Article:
We’ve discussed how the strength of your case (liability and negligence) affects your case value, and we’ve discussed how the economic damages, like medical bills and lost wages, impacts your case value. Now we’ll talk about non-economic damages.
Most people think of non-economic damages as “pain and suffering.” Each state has its own rules, but in Maryland, non-economic damages are much more. The Maryland jury instructions explain that non-economic damages are recoverable for past and future:
The “Noneconomic Damages” sustained in the past and reasonably probable to be sustained in the future. All damages which you may find for pain, suffering, inconvenience, physical impairment, disfigurement, loss of consortium, or other nonpecuniary injury are “Noneconomic Damages.”
This list is important, because it is what judges and juries look at when determining the value of a personal injury claim. Let’s go through them, one by one:
- Pain: often used to describe physical discomfort caused by illness or injury
- Suffering: a state of enduring or experiencing pain, often used to describe the mental state related to enduring that pain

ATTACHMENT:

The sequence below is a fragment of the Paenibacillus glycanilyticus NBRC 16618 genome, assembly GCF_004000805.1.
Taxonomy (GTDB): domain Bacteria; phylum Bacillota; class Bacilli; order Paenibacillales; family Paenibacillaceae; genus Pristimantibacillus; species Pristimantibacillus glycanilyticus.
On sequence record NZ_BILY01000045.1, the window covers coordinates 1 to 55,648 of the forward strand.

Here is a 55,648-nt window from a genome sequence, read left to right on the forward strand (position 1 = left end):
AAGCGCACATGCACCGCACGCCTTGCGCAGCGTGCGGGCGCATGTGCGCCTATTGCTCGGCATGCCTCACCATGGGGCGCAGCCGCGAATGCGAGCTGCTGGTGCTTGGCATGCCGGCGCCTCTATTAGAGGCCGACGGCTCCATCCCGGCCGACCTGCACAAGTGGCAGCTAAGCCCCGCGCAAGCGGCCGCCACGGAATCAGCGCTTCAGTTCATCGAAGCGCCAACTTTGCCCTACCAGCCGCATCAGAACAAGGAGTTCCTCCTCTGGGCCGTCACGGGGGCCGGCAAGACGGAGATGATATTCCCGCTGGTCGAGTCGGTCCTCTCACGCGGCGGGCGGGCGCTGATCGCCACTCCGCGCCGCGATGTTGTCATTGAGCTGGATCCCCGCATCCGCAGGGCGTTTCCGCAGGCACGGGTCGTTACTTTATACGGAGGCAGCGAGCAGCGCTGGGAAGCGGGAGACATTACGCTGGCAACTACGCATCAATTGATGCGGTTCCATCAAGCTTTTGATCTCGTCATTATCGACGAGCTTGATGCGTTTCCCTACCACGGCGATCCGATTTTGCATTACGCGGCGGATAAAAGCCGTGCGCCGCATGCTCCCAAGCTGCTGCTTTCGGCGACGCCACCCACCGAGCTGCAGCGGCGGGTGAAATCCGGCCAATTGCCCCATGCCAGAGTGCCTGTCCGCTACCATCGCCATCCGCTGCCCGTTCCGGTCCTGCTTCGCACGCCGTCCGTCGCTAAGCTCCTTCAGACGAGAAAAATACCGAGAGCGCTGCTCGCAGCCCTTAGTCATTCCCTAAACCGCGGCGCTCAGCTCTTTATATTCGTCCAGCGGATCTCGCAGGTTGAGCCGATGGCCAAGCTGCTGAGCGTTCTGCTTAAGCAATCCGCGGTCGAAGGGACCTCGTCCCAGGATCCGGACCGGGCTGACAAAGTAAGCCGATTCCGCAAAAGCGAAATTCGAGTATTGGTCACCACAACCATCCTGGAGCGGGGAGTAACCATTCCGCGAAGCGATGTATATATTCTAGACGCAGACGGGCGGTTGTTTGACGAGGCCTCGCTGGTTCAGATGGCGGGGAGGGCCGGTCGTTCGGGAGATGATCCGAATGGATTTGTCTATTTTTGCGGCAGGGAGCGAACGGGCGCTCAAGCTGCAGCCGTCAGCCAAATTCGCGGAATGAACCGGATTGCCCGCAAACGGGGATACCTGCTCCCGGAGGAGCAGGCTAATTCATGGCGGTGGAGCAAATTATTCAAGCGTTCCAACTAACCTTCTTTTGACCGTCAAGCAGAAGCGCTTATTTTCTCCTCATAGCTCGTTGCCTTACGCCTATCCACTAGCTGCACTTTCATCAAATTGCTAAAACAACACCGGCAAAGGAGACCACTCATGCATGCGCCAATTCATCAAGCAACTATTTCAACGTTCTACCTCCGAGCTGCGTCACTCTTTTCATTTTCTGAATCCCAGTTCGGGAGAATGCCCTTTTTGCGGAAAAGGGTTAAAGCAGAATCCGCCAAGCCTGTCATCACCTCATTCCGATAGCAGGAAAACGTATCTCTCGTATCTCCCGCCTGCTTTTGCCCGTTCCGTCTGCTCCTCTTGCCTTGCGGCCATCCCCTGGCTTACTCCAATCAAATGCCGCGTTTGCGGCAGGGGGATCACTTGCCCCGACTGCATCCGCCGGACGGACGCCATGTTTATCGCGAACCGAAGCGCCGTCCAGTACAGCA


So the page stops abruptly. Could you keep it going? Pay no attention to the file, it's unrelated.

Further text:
- Inconvenience: difficulty in one’s life, including having to go to medical appointments, having to spend more time taking care of basic needs
- Physical Impairment: impairment is the inability to do things, like reaching, lifting, or walking.
- Disfigurement: particularly applicable in cases where there have been burns, scars or surgery, disfigurement is some sort of lasting or permanent physical sign of injury.
- Loss of Consortium: in Maryland, loss of consortium is the loss of society, affection, assistance and conjugal fellowship (sexual relations). If an injury impacts a marital relationship, that can be loss of consortium.
Non-economic damages are tough to calculate because they are subjective–the value of each item in this list depends on who is assigning the value. The person who is calculating the value changes over the life of the case–it might include the victim, the insurance adjuster, the defense lawyer, the victim’s attorney and, most importantly, the judge or jury. When the case is decided by a jury, each of the (usually) six people must agree on the value.
Non-economic Damages Cap
Unlike economic damages, the total recoverable non-economic damages is limited by a Maryland damage cap. The cap depends on two things: (1) the date of the negligence; and (2) whether the claim includes an action for wrongful death. Though we’re talking specifically about automobile accident settlements and verdicts, it’s important to note that medical malpractice cases have a different non-economic damages cap in Maryland. In general, non-wrongful death cases where the negligence occurred after October 1, 2013 (and before October 1, 2014) have a non-economic damages cap of $785,000.00.